The Bernstein/Tanglewood story had come full circle: the exuberant, loose-limbed young wunderkind who had gotten his start at this grassy suburban retreat had, a half-century later and by this time a silver-haired lion of the classical music universe, given his final earthly performance on this very same open-air stage.
The upcoming Tanglewood season – the official moniker is the Bernstein Centennial Summer – will feature nearly every significant work he composed, with the exception of a couple of his symphonies (they were performed in Boston this past season at Symphony Hall), and his ever-troublesome 1971 Mass, which was evidently judged, not unreasonably, to be just too huge and too weird to be offered in its entirety, although excerpts will be heard.
Here, then, are the selected highlights of this once-in-a-century celebration:
To get things rolling, on July 7, the Boston Pops, with a full company of singers and dancers, will present Bernstein’s 1944 musical On the Town.
Later in July will come a fully-staged production of Bernstein’s dated but hard to resist little one-act opera, Trouble in Tahiti; a performance of Bernstein’s enduring (and unrepentantly tuneful) choral piece, Chichester Psalms; and a showing of the classic 1962 film version of West Side Story, accompanied live and in real time by the BSO. David Newman, a brave man, conducts.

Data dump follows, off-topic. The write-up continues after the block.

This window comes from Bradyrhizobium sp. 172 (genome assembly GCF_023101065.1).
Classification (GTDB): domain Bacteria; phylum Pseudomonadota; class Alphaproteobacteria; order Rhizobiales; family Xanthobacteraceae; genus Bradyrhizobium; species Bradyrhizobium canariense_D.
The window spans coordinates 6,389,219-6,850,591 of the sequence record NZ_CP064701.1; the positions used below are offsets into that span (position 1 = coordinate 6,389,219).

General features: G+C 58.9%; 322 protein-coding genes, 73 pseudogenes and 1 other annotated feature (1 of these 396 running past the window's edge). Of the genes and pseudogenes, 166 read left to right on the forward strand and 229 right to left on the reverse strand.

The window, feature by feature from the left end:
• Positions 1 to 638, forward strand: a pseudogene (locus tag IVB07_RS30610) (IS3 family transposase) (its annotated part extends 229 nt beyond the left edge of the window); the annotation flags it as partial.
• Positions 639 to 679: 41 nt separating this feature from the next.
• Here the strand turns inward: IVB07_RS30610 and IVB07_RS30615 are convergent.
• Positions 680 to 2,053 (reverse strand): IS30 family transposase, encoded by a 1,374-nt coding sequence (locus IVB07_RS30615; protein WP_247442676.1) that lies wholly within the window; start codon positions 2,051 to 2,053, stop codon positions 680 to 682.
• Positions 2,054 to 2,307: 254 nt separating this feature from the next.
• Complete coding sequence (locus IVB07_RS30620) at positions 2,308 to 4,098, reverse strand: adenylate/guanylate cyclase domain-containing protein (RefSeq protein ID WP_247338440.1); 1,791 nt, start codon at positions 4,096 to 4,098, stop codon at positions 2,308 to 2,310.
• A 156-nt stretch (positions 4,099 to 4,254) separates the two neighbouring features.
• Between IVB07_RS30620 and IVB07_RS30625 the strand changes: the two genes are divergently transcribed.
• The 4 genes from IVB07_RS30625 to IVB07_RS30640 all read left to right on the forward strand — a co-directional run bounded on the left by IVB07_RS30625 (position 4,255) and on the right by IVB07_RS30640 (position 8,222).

Among the August programs will be a specially written Young People’s Concert hosted by Bernstein’s daughter Jamie, a fully choreographed presentation of the Bernstein/Jerome Robbins ballet Fancy Free, and two performances of Bernstein’s charming if not surpassingly coherent operetta Candide, featuring the protean instrumental ensemble The Knights, and a cast of many singers and dancers.
To wrap up the party, on August 25 – his actual hundredth birthday -- the BSO will pull out all the stops for an evening that gets its own name: The Bernstein Centennial Celebration at Tanglewood.
This will be another all-star event, the stars being, among others, Audra McDonald, Yo-Yo Ma, baritone Thomas Hampson, and no fewer than five conductors, including the very hard-working BSO music director Andris Nelsons, Pops conductor Keith Lockhart and former Pops conductor John Williams.
Also on hand will be violinist Midori, who figured prominently in a now-immortal Bernstein/Tanglewood moment, when, as a 14-year-old she broke not one but two strings during a performance of Lenny’s “Serenade.” When the piece was over, with the cheering crowd on its feet, a disbelieving Bernstein jumped off the podium and tearfully embraced the teenaged soloist.
And in an inspired piece of programming, the evening will conclude will the thunderous final movement of the Symphony No. 2 (“Resurrection”) of Mahler, the composer Bernstein was most closely associated throughout his life.
This, of course, is just a quick summary. For the full roster of Tanglewood offerings, including the start times and venues, as well as information on the many upcoming concerts with no Bernstein connection, visit their website.